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05th Oct 2017

There’s a nasty bug on the rise in Ireland this year

The symptoms don't sound pretty.

Shigellosis is a bacterial infection that infects the intestinal tract.

There has been a notable increase in the number of cases of a bacterial infection known as Shigellosis in Ireland, with 75 cases reported in the first nine months of 2017 compared to 58 in the same period last year.

The bug has come to light this week due to reports of an increased number of cases of Shigellosis in the UK, where parents have been warned to be wary of an infection to which children are particularly prone.

A bacterial infection affecting the intestinal tract, Shigellosis is caused by the bacterium Shigella. There are four varieties of this bacterium that can produce a very powerful toxin that can cause severe damage to the lining of the gut.

The bacteria are only found in humans and while anyone can be infected, children are particularly prone.

According to the Health Protection Surveillance Centre (HPSC) in Ireland, there was only one reported case of Shigellosis in Ireland in the week ending September 30, while there have been 75 reported cases so far this year.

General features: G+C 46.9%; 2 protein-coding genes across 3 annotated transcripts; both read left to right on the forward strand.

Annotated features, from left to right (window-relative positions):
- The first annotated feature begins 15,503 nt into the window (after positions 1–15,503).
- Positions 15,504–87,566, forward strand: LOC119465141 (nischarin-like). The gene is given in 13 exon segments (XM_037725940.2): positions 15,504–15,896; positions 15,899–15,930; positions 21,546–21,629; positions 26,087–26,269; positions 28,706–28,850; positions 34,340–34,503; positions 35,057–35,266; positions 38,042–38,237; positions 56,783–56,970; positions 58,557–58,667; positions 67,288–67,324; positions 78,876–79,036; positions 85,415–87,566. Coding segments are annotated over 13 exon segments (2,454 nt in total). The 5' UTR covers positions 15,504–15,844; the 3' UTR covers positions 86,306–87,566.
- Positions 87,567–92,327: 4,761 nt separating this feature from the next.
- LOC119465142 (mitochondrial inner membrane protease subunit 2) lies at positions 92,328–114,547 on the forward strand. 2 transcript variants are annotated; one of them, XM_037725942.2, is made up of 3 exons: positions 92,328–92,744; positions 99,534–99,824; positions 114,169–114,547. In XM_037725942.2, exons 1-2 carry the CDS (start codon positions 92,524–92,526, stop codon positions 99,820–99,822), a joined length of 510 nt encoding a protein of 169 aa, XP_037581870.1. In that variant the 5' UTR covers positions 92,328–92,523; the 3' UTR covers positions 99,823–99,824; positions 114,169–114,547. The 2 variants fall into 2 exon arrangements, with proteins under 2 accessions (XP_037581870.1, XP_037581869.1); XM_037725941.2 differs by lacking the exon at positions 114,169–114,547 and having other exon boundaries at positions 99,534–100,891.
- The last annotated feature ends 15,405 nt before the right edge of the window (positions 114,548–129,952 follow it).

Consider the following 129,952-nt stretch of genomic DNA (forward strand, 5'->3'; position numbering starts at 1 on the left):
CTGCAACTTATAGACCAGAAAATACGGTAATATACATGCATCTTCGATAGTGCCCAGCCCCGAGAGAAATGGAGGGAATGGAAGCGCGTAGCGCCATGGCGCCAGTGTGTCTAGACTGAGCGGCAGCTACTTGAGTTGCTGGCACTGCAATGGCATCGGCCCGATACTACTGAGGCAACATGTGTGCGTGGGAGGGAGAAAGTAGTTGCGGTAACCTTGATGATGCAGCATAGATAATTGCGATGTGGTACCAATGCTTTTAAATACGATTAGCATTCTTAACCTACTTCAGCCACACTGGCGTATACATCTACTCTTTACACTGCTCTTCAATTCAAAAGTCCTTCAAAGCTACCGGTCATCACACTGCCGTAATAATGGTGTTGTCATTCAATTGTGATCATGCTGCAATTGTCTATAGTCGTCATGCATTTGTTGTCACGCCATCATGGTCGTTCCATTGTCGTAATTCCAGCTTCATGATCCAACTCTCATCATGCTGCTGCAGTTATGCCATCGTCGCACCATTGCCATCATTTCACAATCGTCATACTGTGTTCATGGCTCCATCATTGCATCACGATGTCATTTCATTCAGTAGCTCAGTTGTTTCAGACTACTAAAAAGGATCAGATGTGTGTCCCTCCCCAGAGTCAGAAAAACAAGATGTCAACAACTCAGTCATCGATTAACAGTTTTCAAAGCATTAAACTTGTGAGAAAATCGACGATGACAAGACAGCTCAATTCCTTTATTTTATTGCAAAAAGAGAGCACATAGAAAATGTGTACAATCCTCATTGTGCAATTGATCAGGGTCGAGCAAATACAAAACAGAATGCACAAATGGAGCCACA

Shigellosis infection occurs when the bacteria are ingested, which most commonly occurs in close person-to-person contact. Contaminated water is also an important method of transmission.

People with Shigellosis may have no symptoms but can still carry the infection in their faeces. They can pass the infection to others if they do not wash their hands properly after going to the toilet or changing the nappy of an infected infant. They can then contaminate objects that are touched by others or food or drink that is consumed by others.

Children in child care centres and their parents are at greater risk of being infected, as are overseas travellers, institutionalised people and men who have sex with men. Outbreaks are common in conditions of overcrowding or poor sanitation.

The symptoms, which occur between 1-7 days (usually 1-3 days) after exposure to Shigella and usually last for 7-14 days include:

  • Diarrhoea (usually containing mucus and/or blood)
  • Nausea and vomiting
  • Fever
  • Stomach cramps

Shigellosis is best treated by simple measures such as rehydration, while more severe forms require treatment with antibiotics, usually ciprofloxacin.

The best measures to protect yourself against Shigellosis is to ensure that you wash your hands regularly and take care when preparing food.

For more information, check out the Shigellosis FAQ on the HPSC website.